Announcing the 2019 Cisco Global Problem Solver Challenge Winners

Source: Cisco

Today, in our third year of the Cisco Global Problem Solver Challenge, we are proud to be recognizing a new group of young entrepreneurs who are creating cutting-edge, technology-based solutions capable of solving some of the world’s toughest challenges.

This year, 335 teams from around the world competed for a total of US$300K in prizes. Teams put forth solutions addressing challenges across the environment, healthcare, critical human needs, and more. Every team showed a deep understanding of the magnitude of the problems facing our global community, and developed innovative solutions to address them.

It has been exciting for us to see the progress CareNX, the 2018 Grand Prize winner, has made advancing their solution—a wearable, low-cost, non-stress test fetal monitoring device called Feton. Since they won the Challenge last year, they have not only reached 15 times more mothers since their inception in 2016 (for a total of 20,000), but were selected to be one of the startups for the inaugural class of Google’s new Launchpad Accelerator India.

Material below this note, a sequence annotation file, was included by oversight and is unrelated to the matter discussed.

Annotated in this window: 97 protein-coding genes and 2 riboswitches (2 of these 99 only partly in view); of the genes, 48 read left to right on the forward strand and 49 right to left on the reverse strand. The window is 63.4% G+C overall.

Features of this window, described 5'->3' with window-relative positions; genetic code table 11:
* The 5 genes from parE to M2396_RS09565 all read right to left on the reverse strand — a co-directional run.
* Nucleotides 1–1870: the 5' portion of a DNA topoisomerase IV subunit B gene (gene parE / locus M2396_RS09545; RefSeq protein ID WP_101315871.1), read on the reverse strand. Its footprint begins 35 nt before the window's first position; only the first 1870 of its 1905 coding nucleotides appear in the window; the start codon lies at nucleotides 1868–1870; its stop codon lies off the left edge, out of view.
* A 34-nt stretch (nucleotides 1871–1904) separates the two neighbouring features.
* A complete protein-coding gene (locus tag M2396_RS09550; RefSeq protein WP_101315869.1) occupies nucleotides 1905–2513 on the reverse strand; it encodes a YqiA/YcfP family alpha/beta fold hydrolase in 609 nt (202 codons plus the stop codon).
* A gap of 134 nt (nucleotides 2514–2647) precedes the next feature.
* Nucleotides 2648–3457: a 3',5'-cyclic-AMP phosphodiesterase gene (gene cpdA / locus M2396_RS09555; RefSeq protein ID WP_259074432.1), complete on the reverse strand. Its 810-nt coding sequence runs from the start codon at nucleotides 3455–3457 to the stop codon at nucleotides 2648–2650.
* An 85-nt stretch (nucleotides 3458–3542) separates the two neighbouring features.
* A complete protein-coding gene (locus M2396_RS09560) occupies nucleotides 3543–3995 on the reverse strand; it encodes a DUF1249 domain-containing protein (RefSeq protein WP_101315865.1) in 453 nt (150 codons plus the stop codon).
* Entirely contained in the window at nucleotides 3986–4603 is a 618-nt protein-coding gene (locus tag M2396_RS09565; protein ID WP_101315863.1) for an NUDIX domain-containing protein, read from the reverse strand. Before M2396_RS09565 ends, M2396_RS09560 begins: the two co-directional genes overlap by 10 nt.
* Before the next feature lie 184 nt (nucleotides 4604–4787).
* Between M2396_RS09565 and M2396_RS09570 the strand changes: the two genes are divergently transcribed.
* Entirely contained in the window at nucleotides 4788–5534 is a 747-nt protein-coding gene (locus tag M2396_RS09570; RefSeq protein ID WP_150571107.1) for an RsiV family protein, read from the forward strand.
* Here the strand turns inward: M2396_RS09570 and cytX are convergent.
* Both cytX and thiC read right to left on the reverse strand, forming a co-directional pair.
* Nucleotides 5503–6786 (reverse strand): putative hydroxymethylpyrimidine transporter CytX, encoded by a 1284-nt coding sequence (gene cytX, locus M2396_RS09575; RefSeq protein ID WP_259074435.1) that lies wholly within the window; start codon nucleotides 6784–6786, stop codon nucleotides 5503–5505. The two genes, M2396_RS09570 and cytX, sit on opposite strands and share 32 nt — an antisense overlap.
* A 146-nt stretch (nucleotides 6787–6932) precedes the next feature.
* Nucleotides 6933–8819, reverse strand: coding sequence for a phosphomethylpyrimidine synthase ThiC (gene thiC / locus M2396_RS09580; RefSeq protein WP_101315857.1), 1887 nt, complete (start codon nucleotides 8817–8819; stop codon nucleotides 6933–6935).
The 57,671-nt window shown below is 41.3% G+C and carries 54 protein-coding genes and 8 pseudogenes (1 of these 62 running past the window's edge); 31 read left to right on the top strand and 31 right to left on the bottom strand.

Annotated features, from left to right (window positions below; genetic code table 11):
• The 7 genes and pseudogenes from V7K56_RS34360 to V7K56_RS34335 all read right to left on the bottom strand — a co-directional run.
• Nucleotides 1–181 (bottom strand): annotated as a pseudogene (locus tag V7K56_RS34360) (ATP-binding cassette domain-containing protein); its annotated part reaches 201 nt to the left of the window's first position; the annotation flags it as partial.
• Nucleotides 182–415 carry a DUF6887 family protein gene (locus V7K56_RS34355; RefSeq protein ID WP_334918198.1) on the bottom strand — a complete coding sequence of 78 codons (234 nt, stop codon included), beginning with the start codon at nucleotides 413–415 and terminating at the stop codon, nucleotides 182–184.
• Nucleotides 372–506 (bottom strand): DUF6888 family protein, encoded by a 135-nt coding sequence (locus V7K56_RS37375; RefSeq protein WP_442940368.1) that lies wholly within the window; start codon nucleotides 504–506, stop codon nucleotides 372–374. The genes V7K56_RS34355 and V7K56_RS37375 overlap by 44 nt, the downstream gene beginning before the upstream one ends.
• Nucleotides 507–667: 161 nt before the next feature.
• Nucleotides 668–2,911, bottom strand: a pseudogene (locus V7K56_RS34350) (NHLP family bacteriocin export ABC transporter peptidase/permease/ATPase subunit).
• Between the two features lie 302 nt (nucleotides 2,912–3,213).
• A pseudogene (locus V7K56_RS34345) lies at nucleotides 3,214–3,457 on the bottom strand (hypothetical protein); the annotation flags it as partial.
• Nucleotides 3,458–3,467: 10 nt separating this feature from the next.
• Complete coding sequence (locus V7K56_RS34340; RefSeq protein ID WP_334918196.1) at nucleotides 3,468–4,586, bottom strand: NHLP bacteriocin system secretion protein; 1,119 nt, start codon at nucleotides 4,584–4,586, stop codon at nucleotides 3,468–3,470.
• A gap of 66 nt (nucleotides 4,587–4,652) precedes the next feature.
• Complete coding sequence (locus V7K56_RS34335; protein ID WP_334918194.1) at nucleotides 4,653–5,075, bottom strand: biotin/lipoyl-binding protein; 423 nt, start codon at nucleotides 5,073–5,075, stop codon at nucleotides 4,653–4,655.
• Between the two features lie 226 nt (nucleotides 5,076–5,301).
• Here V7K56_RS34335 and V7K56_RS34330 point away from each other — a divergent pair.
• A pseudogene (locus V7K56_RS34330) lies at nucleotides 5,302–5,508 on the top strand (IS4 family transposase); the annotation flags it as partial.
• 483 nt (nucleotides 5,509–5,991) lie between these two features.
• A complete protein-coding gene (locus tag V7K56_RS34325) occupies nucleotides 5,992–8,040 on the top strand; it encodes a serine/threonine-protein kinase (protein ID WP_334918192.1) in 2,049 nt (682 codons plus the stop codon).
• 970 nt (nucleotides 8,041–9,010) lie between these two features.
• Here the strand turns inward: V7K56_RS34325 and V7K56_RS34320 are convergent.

With each year, I’m continually impressed by the ideas and solutions developed by these young entrepreneurs and inspired by their drive to make a difference. It’s with much excitement that I introduce you to the winners of this year’s competition:

Grand Prize (US$100,000)

Oorja (Imperial College London, United Kingdom of Great Britain and Northern Ireland) deploys and operates pay-as-you-go community solar pumping systems to provide affordable irrigation services to smallholder farmers, allowing them access to affordable water services year-round, reduce irrigation costs, grow high-value crops, and double their incomes. Learn more in the Oorja pitch video and on the team’s website.

First Runner-Up (US$75,000)